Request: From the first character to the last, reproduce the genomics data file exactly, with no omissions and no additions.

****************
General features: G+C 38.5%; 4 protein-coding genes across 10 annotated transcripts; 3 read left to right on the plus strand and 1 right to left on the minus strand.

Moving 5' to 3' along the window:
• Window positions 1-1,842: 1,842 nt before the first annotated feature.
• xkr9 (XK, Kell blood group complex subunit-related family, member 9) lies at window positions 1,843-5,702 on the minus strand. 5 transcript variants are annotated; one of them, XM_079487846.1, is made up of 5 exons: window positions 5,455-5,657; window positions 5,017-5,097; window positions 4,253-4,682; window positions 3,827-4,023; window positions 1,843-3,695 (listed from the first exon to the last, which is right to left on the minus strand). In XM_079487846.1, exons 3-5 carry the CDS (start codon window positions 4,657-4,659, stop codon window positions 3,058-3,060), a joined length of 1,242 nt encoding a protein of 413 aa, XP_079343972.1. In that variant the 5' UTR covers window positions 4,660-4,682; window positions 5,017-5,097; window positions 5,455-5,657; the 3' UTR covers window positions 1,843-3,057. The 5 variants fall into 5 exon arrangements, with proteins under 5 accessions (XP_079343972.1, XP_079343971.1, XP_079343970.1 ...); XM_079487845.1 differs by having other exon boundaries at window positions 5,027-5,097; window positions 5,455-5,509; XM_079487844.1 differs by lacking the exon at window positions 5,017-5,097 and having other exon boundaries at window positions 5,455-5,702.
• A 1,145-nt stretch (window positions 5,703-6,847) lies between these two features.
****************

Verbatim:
General features: G+C 38.5%; 4 protein-coding genes across 10 annotated transcripts; 3 read left to right on the plus strand and 1 right to left on the minus strand.

Moving 5' to 3' along the window:
• Window positions 1-1,842: 1,842 nt before the first annotated feature.
• xkr9 (XK, Kell blood group complex subunit-related family, member 9) lies at window positions 1,843-5,702 on the minus strand. 5 transcript variants are annotated; one of them, XM_079487846.1, is made up of 5 exons: window positions 5,455-5,657; window positions 5,017-5,097; window positions 4,253-4,682; window positions 3,827-4,023; window positions 1,843-3,695 (listed from the first exon to the last, which is right to left on the minus strand). In XM_079487846.1, exons 3-5 carry the CDS (start codon window positions 4,657-4,659, stop codon window positions 3,058-3,060), a joined length of 1,242 nt encoding a protein of 413 aa, XP_079343972.1. In that variant the 5' UTR covers window positions 4,660-4,682; window positions 5,017-5,097; window positions 5,455-5,657; the 3' UTR covers window positions 1,843-3,057. The 5 variants fall into 5 exon arrangements, with proteins under 5 accessions (XP_079343972.1, XP_079343971.1, XP_079343970.1 ...); XM_079487845.1 differs by having other exon boundaries at window positions 5,027-5,097; window positions 5,455-5,509; XM_079487844.1 differs by lacking the exon at window positions 5,017-5,097 and having other exon boundaries at window positions 5,455-5,702.
• A 1,145-nt stretch (window positions 5,703-6,847) lies between these two features.